This ideology is typically associated with the reactionary right, epitomized by Margaret Thatcher’s infamous line, “Society does not exist…individuals must look to themselves first.” In the last forty years, no Big Idea has inspired more shredding of safety nets and social contracts. Government-provided services—or “the nanny state” in conservative nomenclature—shouldn’t exist, as people should provide for their own damn welfare. To maintain security, it’s on the worker to diligently monitor their labor value, and whenever necessary, reinvent themselves to suit the whims of the market.
Thatcher and Reagan’s heirs have carried this ideology into the explainer era. Paul Ryan’s pie charts-and-rolled sleeves shtick is the same zero-sum-game updated for the PowerPoint Age. The right-wing commentariat has latched onto “self-disruption” in subtler ways. The tireless Tom Friedman now exhorts the citizenry to “own their own futures.” “More is now on you,” he intones, “And that means self-motivation to learn and keep learning becomes the most important life skill.” Job market precarity is not cause for anxiety, you see—it’s an opportunity to learn, to become the person you’ve always dreamed of being. (Perhaps this is Friedman’s attempt at a late-punditry pivot toward the humane, after building his brand doing things like calling U.S.-occupied Afghanistan a “special needs baby.”)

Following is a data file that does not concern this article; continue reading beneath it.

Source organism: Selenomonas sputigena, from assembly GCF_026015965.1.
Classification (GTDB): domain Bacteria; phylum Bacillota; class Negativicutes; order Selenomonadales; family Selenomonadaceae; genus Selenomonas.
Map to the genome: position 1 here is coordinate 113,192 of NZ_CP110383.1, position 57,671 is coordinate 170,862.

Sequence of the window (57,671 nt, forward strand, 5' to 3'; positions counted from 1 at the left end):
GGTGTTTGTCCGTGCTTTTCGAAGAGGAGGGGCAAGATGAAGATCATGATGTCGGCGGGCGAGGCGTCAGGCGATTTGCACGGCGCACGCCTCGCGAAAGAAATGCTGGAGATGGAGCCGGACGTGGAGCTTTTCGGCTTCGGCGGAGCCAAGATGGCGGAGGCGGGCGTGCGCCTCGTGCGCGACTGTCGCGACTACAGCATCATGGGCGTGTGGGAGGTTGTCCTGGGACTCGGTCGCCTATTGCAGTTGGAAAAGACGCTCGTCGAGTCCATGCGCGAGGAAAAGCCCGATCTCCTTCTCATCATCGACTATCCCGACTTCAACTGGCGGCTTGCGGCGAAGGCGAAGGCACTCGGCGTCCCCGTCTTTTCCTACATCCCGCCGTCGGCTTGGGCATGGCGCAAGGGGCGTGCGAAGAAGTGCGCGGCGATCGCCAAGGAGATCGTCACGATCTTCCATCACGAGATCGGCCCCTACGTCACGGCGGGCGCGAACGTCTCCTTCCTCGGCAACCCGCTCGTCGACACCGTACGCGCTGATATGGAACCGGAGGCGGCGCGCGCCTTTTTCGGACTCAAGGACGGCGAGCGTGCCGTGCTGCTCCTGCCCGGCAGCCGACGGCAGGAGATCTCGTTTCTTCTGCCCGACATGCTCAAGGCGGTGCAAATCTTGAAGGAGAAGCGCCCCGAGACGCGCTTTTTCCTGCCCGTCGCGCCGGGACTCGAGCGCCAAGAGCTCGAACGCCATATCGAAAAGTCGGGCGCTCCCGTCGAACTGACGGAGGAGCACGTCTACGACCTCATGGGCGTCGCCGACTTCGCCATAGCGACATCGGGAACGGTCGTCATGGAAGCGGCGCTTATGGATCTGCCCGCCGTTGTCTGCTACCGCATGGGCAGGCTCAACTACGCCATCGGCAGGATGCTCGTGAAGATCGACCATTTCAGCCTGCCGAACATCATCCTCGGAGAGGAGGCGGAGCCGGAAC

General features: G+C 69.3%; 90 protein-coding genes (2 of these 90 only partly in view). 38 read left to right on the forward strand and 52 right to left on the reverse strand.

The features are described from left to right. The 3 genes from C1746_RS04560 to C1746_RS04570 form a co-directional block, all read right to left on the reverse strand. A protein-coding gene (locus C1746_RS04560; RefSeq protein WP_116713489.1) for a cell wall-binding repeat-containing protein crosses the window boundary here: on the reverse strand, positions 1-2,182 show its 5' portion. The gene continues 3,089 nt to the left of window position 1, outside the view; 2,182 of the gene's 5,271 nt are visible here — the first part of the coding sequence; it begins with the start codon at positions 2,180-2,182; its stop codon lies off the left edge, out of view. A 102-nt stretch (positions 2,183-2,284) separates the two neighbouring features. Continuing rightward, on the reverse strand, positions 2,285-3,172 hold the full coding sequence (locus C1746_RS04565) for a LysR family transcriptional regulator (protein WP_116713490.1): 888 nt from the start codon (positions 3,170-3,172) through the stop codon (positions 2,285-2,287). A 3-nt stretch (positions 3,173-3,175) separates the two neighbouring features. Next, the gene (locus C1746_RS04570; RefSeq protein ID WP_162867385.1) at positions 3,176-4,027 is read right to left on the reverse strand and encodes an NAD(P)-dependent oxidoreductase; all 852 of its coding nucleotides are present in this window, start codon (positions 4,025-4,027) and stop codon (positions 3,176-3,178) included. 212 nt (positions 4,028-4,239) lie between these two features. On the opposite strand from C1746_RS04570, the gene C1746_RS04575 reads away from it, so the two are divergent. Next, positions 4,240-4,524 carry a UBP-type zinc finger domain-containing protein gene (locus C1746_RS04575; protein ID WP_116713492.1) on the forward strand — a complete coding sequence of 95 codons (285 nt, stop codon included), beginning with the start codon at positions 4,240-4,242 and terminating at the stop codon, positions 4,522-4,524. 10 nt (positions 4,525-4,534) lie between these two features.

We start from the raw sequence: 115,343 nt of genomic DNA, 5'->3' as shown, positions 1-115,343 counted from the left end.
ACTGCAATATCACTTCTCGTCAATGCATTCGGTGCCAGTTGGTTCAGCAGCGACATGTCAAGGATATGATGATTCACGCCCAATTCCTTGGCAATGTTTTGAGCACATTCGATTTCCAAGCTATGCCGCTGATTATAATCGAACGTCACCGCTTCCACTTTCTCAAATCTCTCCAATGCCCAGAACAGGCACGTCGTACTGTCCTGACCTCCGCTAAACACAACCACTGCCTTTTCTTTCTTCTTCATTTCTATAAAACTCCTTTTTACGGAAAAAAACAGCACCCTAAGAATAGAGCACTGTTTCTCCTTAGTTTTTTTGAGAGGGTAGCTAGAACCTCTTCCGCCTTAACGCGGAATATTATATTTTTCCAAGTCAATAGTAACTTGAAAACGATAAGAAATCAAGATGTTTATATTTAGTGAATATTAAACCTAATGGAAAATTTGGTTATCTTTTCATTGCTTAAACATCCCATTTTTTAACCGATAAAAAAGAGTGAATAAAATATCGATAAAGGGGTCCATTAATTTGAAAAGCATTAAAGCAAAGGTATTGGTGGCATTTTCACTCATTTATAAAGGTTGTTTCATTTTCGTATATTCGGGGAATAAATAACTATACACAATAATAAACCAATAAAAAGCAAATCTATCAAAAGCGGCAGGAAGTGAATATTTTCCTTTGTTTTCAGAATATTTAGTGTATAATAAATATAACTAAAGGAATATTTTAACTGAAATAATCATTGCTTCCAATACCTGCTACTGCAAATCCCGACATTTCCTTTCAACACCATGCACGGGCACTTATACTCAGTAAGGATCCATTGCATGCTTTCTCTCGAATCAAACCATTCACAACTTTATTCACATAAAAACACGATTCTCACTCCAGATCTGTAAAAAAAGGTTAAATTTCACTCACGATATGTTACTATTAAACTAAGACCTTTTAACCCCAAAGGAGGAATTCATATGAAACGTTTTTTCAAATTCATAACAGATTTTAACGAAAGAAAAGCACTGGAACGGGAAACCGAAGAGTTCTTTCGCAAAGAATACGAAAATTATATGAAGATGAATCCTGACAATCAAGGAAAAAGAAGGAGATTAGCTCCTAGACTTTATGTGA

Of course, slash-and-burn Republican rhetoric doesn’t mesh with Silicon Valley’s utopian mythos. Many big-name tech companies publicly support progressive causes, particularly LGBT, immigrant and refugee rights. Ninety-five percent of donations made by tech employees went to Hillary Clinton; Obama has mulled becoming a venture capitalist in his post-Presidency life.
The love affair is reciprocal. Tech workers are not just financial benefactors of Democratic causes—they’re the hippest representatives of the party’s professional class base. In his prescient 2016 book Listen, Liberal, Thomas Frank tells the story of the Democratic Party’s strategic alignment with educated white collar Americans, to the detriment of its traditional advocacy for the working class. In a recent lecture, Frank discussed the names Democrats have coined to exalt the inherent goodness of their new favorite constituency:
>“[They are] ‘Wired Workers who will inherit the future’…a ‘Creative Class that naturally rebels against fakeness and conformity’…they’re a ‘Learning Class that truly gets the power of education.’…an ‘Innovation Class that just can’t stop coming up with awesome new things.”